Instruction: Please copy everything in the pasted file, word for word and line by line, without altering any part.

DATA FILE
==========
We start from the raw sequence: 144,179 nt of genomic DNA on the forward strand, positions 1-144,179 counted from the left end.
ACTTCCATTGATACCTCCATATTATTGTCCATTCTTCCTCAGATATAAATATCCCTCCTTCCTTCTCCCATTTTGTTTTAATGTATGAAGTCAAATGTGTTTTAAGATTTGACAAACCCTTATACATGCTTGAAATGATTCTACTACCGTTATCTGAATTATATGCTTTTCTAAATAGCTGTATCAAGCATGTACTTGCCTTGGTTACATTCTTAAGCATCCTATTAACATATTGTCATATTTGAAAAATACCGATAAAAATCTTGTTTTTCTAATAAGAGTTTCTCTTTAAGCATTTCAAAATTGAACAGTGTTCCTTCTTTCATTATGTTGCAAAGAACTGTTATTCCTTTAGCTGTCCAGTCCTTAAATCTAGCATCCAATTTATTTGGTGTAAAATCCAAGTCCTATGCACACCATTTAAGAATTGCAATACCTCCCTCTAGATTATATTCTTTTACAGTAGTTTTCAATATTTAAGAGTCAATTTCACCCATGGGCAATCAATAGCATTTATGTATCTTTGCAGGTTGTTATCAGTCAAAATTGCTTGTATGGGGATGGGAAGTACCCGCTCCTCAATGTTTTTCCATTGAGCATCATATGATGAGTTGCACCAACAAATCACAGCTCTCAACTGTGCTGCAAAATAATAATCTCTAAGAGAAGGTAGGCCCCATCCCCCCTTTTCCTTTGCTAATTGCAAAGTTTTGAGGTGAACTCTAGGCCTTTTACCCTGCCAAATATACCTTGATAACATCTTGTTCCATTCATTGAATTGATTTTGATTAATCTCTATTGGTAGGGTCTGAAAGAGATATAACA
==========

We start from the raw sequence: 144,179 nt of genomic DNA on the forward strand, positions 1-144,179 counted from the left end.
ACTTCCATTGATACCTCCATATTATTGTCCATTCTTCCTCAGATATAAATATCCCTCCTTCCTTCTCCCATTTTGTTTTAATGTATGAAGTCAAATGTGTTTTAAGATTTGACAAACCCTTATACATGCTTGAAATGATTCTACTACCGTTATCTGAATTATATGCTTTTCTAAATAGCTGTATCAAGCATGTACTTGCCTTGGTTACATTCTTAAGCATCCTATTAACATATTGTCATATTTGAAAAATACCGATAAAAATCTTGTTTTTCTAATAAGAGTTTCTCTTTAAGCATTTCAAAATTGAACAGTGTTCCTTCTTTCATTATGTTGCAAAGAACTGTTATTCCTTTAGCTGTCCAGTCCTTAAATCTAGCATCCAATTTATTTGGTGTAAAATCCAAGTCCTATGCACACCATTTAAGAATTGCAATACCTCCCTCTAGATTATATTCTTTTACAGTAGTTTTCAATATTTAAGAGTCAATTTCACCCATGGGCAATCAATAGCATTTATGTATCTTTGCAGGTTGTTATCAGTCAAAATTGCTTGTATGGGGATGGGAAGTACCCGCTCCTCAATGTTTTTCCATTGAGCATCATATGATGAGTTGCACCAACAAATCACAGCTCTCAACTGTGCTGCAAAATAATAATCTCTAAGAGAAGGTAGGCCCCATCCCCCCTTTTCCTTTGCTAATTGCAAAGTTTTGAGGTGAACTCTAGGCCTTTTACCCTGCCAAATATACCTTGATAACATCTTGTTCCATTCATTGAATTGATTTTGATTAATCTCTATTGGTAGGGTCTGAAAGAGATATAACA